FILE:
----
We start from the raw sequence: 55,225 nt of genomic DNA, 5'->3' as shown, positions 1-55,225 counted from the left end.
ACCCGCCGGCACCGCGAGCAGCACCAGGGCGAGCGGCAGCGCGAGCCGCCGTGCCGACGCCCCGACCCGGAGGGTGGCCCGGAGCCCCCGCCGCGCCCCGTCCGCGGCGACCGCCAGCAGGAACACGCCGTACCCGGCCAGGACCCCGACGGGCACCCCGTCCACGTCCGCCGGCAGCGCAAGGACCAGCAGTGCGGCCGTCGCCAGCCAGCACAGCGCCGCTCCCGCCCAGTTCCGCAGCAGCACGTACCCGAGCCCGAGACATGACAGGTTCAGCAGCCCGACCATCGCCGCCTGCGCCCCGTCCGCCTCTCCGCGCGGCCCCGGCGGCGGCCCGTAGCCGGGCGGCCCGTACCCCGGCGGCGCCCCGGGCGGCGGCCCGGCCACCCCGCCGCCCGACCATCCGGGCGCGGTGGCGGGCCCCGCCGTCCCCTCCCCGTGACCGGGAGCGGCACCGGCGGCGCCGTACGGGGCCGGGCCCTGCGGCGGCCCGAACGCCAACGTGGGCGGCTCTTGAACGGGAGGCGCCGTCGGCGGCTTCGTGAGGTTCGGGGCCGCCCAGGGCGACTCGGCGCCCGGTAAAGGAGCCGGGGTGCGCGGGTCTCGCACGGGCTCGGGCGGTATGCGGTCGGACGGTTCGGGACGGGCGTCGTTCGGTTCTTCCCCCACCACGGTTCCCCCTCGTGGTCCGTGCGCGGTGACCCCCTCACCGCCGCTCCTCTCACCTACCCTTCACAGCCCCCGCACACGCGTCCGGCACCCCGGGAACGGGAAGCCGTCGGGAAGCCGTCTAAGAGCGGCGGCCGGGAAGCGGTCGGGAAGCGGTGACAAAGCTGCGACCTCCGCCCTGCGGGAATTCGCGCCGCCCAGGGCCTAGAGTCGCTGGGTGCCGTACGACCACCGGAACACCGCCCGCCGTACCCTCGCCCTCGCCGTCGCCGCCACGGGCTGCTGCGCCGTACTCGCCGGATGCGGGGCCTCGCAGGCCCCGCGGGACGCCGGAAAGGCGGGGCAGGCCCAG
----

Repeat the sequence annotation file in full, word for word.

We start from the raw sequence: 55,225 nt of genomic DNA, 5'->3' as shown, positions 1-55,225 counted from the left end.
ACCCGCCGGCACCGCGAGCAGCACCAGGGCGAGCGGCAGCGCGAGCCGCCGTGCCGACGCCCCGACCCGGAGGGTGGCCCGGAGCCCCCGCCGCGCCCCGTCCGCGGCGACCGCCAGCAGGAACACGCCGTACCCGGCCAGGACCCCGACGGGCACCCCGTCCACGTCCGCCGGCAGCGCAAGGACCAGCAGTGCGGCCGTCGCCAGCCAGCACAGCGCCGCTCCCGCCCAGTTCCGCAGCAGCACGTACCCGAGCCCGAGACATGACAGGTTCAGCAGCCCGACCATCGCCGCCTGCGCCCCGTCCGCCTCTCCGCGCGGCCCCGGCGGCGGCCCGTAGCCGGGCGGCCCGTACCCCGGCGGCGCCCCGGGCGGCGGCCCGGCCACCCCGCCGCCCGACCATCCGGGCGCGGTGGCGGGCCCCGCCGTCCCCTCCCCGTGACCGGGAGCGGCACCGGCGGCGCCGTACGGGGCCGGGCCCTGCGGCGGCCCGAACGCCAACGTGGGCGGCTCTTGAACGGGAGGCGCCGTCGGCGGCTTCGTGAGGTTCGGGGCCGCCCAGGGCGACTCGGCGCCCGGTAAAGGAGCCGGGGTGCGCGGGTCTCGCACGGGCTCGGGCGGTATGCGGTCGGACGGTTCGGGACGGGCGTCGTTCGGTTCTTCCCCCACCACGGTTCCCCCTCGTGGTCCGTGCGCGGTGACCCCCTCACCGCCGCTCCTCTCACCTACCCTTCACAGCCCCCGCACACGCGTCCGGCACCCCGGGAACGGGAAGCCGTCGGGAAGCCGTCTAAGAGCGGCGGCCGGGAAGCGGTCGGGAAGCGGTGACAAAGCTGCGACCTCCGCCCTGCGGGAATTCGCGCCGCCCAGGGCCTAGAGTCGCTGGGTGCCGTACGACCACCGGAACACCGCCCGCCGTACCCTCGCCCTCGCCGTCGCCGCCACGGGCTGCTGCGCCGTACTCGCCGGATGCGGGGCCTCGCAGGCCCCGCGGGACGCCGGAAAGGCGGGGCAGGCCCAG